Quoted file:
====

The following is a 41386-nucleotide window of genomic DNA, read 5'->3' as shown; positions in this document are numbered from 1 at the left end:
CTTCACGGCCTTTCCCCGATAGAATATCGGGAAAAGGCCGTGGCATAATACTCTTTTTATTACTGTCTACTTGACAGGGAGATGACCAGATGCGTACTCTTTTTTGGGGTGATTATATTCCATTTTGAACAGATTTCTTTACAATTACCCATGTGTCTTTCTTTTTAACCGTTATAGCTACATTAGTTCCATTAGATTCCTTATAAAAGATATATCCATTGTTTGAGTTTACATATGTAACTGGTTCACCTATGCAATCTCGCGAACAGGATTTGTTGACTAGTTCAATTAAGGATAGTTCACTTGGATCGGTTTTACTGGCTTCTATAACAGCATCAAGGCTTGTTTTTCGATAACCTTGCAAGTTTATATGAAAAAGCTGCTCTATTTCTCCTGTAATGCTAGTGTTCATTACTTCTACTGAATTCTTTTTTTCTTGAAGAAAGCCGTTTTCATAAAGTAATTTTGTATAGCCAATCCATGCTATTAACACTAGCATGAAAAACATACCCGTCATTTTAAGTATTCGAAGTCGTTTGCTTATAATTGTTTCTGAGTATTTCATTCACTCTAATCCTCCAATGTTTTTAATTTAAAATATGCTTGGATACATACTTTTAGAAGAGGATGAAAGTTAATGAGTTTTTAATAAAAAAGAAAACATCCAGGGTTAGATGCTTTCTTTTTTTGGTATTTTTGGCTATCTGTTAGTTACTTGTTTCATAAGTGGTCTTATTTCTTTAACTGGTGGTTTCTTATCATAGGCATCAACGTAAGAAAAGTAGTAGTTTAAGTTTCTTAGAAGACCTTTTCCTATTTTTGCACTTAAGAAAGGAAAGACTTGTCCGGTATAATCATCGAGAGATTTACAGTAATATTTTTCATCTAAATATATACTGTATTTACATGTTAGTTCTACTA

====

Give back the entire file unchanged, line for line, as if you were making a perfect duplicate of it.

The following is a 41386-nucleotide window of genomic DNA, read 5'->3' as shown; positions in this document are numbered from 1 at the left end:
CTTCACGGCCTTTCCCCGATAGAATATCGGGAAAAGGCCGTGGCATAATACTCTTTTTATTACTGTCTACTTGACAGGGAGATGACCAGATGCGTACTCTTTTTTGGGGTGATTATATTCCATTTTGAACAGATTTCTTTACAATTACCCATGTGTCTTTCTTTTTAACCGTTATAGCTACATTAGTTCCATTAGATTCCTTATAAAAGATATATCCATTGTTTGAGTTTACATATGTAACTGGTTCACCTATGCAATCTCGCGAACAGGATTTGTTGACTAGTTCAATTAAGGATAGTTCACTTGGATCGGTTTTACTGGCTTCTATAACAGCATCAAGGCTTGTTTTTCGATAACCTTGCAAGTTTATATGAAAAAGCTGCTCTATTTCTCCTGTAATGCTAGTGTTCATTACTTCTACTGAATTCTTTTTTTCTTGAAGAAAGCCGTTTTCATAAAGTAATTTTGTATAGCCAATCCATGCTATTAACACTAGCATGAAAAACATACCCGTCATTTTAAGTATTCGAAGTCGTTTGCTTATAATTGTTTCTGAGTATTTCATTCACTCTAATCCTCCAATGTTTTTAATTTAAAATATGCTTGGATACATACTTTTAGAAGAGGATGAAAGTTAATGAGTTTTTAATAAAAAAGAAAACATCCAGGGTTAGATGCTTTCTTTTTTTGGTATTTTTGGCTATCTGTTAGTTACTTGTTTCATAAGTGGTCTTATTTCTTTAACTGGTGGTTTCTTATCATAGGCATCAACGTAAGAAAAGTAGTAGTTTAAGTTTCTTAGAAGACCTTTTCCTATTTTTGCACTTAAGAAAGGAAAGACTTGTCCGGTATAATCATCGAGAGATTTACAGTAATATTTTTCATCTAAATATATACTGTATTTACATGTTAGTTCTACTA